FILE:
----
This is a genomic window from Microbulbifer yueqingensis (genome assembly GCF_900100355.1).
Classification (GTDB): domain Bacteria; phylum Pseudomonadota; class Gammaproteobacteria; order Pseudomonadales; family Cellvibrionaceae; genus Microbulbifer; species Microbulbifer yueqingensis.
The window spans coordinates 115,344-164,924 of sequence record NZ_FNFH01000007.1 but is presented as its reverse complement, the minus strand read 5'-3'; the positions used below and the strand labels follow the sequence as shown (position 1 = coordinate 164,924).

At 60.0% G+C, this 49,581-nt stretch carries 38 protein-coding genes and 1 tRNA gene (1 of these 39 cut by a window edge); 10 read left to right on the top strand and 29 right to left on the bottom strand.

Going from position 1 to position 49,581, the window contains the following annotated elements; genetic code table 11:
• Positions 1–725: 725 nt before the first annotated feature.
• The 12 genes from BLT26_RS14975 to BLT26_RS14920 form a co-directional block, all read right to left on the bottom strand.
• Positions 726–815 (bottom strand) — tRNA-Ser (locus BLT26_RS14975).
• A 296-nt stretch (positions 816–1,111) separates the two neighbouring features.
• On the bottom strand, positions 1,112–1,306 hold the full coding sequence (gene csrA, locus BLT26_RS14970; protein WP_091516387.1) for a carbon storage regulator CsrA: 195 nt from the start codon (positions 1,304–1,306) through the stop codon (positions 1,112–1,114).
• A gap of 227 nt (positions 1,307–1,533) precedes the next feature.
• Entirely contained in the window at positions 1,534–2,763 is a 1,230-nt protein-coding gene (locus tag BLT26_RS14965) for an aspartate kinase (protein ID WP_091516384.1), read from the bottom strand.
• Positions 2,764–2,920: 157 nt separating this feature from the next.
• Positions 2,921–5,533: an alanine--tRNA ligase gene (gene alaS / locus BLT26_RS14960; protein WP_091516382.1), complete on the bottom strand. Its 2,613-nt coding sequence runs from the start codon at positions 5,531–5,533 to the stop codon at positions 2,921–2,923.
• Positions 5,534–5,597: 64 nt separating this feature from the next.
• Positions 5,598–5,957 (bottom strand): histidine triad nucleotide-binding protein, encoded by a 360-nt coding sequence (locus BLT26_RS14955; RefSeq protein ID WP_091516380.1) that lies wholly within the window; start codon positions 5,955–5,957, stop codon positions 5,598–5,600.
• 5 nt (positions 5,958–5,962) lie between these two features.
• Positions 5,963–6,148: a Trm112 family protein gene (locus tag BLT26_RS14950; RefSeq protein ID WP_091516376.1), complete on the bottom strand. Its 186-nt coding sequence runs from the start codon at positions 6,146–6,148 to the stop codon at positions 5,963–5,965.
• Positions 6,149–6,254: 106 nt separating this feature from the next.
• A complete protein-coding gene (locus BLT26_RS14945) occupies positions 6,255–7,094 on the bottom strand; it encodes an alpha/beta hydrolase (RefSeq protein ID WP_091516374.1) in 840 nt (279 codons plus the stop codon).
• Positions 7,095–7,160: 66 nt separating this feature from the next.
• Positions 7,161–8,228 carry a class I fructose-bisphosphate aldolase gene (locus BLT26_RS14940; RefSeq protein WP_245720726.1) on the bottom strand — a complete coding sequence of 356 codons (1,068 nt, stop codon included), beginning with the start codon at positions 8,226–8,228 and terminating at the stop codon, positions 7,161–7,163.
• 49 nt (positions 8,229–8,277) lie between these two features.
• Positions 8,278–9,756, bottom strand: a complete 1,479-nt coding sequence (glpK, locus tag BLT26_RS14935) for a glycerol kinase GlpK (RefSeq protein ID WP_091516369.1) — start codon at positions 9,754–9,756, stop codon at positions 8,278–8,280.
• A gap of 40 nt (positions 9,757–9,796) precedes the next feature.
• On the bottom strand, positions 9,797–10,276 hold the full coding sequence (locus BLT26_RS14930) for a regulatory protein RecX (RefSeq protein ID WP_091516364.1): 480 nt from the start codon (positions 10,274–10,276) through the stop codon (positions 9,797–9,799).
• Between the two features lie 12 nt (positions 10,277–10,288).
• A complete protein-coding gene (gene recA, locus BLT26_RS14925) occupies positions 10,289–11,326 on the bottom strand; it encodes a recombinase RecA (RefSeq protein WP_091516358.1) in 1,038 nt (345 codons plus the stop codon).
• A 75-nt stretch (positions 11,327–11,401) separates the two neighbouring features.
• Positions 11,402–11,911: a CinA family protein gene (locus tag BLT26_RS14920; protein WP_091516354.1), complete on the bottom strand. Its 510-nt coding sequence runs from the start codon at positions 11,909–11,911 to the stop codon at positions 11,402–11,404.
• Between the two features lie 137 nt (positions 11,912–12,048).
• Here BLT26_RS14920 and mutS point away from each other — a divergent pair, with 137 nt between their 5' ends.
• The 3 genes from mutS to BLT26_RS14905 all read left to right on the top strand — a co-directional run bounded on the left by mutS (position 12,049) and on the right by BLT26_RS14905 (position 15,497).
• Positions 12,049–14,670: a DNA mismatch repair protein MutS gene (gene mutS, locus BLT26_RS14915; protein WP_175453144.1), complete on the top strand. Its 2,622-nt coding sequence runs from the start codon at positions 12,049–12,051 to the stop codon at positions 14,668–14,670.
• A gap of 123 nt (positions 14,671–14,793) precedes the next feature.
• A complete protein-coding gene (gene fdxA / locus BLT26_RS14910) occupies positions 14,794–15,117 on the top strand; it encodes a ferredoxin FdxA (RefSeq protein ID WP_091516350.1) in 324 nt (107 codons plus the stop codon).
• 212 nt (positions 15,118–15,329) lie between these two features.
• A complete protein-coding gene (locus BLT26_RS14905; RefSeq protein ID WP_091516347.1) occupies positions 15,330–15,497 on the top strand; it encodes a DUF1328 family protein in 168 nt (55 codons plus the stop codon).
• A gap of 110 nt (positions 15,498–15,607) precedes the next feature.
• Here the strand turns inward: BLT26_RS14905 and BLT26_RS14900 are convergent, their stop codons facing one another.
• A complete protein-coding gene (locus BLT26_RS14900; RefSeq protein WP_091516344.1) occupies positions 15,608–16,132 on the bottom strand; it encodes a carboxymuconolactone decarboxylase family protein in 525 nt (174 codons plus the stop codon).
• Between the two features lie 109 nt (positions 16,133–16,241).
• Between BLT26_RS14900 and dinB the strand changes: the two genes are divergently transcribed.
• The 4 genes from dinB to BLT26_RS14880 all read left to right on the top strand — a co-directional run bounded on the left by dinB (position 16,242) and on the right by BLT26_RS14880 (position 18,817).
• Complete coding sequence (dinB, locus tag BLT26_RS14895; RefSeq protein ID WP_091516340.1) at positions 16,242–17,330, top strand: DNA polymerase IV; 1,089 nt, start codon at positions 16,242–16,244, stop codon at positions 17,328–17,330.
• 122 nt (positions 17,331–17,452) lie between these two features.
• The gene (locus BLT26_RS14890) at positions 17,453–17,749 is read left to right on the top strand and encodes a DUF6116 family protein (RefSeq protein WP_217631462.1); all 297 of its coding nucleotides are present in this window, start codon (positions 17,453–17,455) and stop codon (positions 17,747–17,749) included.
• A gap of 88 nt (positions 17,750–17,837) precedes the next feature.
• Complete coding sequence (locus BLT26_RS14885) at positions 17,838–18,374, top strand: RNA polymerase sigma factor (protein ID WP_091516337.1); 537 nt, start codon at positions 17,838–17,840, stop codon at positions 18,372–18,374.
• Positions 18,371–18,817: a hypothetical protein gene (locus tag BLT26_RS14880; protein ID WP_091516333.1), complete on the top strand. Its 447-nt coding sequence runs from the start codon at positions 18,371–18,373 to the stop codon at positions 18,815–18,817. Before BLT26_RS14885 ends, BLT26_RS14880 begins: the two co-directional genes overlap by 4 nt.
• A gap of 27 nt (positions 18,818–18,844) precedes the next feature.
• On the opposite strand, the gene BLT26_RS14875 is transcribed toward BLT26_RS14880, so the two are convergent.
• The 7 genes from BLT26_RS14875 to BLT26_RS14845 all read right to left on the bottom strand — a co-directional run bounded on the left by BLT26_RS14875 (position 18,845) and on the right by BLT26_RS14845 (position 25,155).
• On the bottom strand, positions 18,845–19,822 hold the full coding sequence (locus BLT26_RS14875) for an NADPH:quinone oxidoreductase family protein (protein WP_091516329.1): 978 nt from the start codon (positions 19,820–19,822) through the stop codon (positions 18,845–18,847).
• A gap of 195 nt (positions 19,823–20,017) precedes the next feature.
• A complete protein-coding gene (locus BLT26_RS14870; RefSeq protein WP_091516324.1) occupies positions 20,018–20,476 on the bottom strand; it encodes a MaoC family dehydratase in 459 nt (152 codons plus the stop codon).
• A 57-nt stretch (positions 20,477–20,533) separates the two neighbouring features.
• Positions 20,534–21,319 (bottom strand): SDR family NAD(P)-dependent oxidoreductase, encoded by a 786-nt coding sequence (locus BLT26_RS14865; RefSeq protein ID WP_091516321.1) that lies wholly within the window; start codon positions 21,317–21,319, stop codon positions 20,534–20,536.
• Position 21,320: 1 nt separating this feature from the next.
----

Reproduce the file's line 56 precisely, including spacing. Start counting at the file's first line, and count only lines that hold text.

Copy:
• A complete protein-coding gene (locus BLT26_RS14870; RefSeq protein WP_091516324.1) occupies positions 20,018–20,476 on the bottom strand; it encodes a MaoC family dehydratase in 459 nt (152 codons plus the stop codon).